In general, when a forbidden food becomes mixed with a permitted food, it is batel be-shishim (rendered insignificant if the forbidden food constitutes less than one sixtieth of the mixture); in such small quantities, it does not contribute flavor. At the level of Torah law, ĥametz is also batel be-shishim. The Sages, however, ordained that even a drop of ĥametz render a permitted food forbidden when mixed with it. Even if the quantity of permitted food is a thousand or ten thousand times greater than the ĥametz, the entire mixture becomes forbidden.
The Sages added this stringency because the Torah itself is more stringent about ĥametz than other forbidden foods. This is true in two respects: 1) generally, if one consumes a Torah-forbidden food, the punishment is malkot (lashes), but one who eats ĥametz incurs the more severe punishment of karet (extirpation); 2) whereas all other forbidden foods may be kept in one’s home, ĥametz can neither be seen nor be found in our homes throughout Pesaĥ. The Sages therefore continued in this direction by establishing a safeguard: even if a drop of ĥametz falls into a food, it is forbidden to consume or derive benefit from it. Another reason for this stringency is that all other forbidden foods are prohibited throughout the year, and we are therefore accustomed to distancing ourselves from them, but since we eat ĥametz all year long, we are liable to forget that it is forbidden on Pesaĥ. The Sages, therefore, are more stringent about ĥametz, so that everybody remembers to be careful about it.
This law, that even a drop of ĥametz renders a mixture forbidden, goes into effect with the onset of Pesaĥ. Before Pesaĥ, ĥametz is batel be-shishim like all other forbidden foods. Although the prohibition against eating ĥametz and the mitzva to dispose of ĥametz go into effect at midday on the fourteenth of Nisan, the law that ĥametz is not batel be-shishim does not take effect until Pesaĥ begins. This is because one who consumes ĥametz incurs karet only once Pesaĥ has begun, when the prohibitions of bal yera’eh and bal yimatzei take effect (SA 447:2).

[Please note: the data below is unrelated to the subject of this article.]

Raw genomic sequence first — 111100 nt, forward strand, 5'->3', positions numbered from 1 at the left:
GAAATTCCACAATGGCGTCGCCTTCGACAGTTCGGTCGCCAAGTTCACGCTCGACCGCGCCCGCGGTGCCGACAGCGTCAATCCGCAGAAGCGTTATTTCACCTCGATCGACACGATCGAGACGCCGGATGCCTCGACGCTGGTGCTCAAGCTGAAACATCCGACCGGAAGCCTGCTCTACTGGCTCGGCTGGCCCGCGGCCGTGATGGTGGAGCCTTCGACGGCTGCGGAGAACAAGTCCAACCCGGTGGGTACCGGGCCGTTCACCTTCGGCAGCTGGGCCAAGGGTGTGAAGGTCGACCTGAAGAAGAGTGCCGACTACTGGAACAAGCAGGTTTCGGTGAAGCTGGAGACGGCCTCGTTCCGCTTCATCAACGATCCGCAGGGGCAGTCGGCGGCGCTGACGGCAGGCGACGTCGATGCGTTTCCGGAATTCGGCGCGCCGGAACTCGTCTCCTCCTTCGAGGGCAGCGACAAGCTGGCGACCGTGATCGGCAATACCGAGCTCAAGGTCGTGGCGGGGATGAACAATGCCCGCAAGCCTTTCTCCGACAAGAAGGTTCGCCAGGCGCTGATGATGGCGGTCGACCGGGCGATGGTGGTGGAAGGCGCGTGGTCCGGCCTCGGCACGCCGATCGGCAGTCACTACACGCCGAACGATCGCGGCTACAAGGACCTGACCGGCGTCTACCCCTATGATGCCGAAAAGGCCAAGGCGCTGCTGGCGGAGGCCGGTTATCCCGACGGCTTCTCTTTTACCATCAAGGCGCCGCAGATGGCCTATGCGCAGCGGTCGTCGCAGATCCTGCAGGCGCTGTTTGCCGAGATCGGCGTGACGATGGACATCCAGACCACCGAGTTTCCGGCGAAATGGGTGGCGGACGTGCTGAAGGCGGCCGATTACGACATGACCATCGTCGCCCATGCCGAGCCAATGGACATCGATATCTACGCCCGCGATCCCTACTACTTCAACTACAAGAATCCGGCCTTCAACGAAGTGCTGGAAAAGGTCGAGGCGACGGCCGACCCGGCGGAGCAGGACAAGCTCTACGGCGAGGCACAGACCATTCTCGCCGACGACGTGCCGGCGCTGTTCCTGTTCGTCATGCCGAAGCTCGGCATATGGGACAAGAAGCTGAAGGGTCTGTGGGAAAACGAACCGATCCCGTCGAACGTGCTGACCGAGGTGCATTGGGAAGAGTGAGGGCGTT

. According to She’iltot, Rabbeinu Tam, and Raz, ĥametz is similar to other forbidden foods and is batel be-shishim. All other poskim (including Rif, Rosh, and Rambam) maintain that ĥametz is not batel even in a thousand-to-one ratio, as per the opinion of Rava, following Rav, in Pesaĥim 30a. Even Rabbeinu Tam and Raz refrained from acting leniently (see Birur Halakha ad loc.). However, MB 447:2 states, citing Aĥaronim, that in a case where there are other factors that support a lenient ruling, She’iltot and Rabbeinu Tam can also be taken into consideration.
The aforementioned reasons for the strict nature of ĥametz are from Rashi, Rosh, Smak, Rabbeinu Yona, and many others. The first reason is the principal one, and therefore ĥametz becomes forbidden in the most minuscule quantities only once Pesaĥ begins. However, Rambam and Ramban explain that the reason a tiny amount of ĥametz is forbidden is that after Pesaĥ it will again become permitted, since on the Torah level ĥametz she-avar alav ha-Pesaĥ is permissible, and anything that will become permissible in the future (davar she-yesh lo matirin) is not batel in any mixture. According to this opinion, the tiniest amounts of ĥametz are forbidden as early as midday of the fourteenth, and this is indeed what Magid Mishneh claims is Rambam’s opinion. This is also the opinion of several Rishonim and Aĥaronim. It is possible, however, that according to this, ĥametz is not batel after midday on the fourteenth unless it is mixed with the same sort of food item (min be-mino). Kaf Ha-ĥayim 447:46 and Hilkhot Ĥag Be-ĥag 9:23 quote those who adopt this opinion. Nonetheless, even based on the rationale that we are used to eating ĥametz, there are still grounds to forbid even the tiniest amounts of ĥametz starting from midday of the fourteenth, as Ran writes.
SA adopts the opinion that tiny amounts of ĥametz only become forbidden once Pesaĥ begins, and most Aĥaronim accept this view.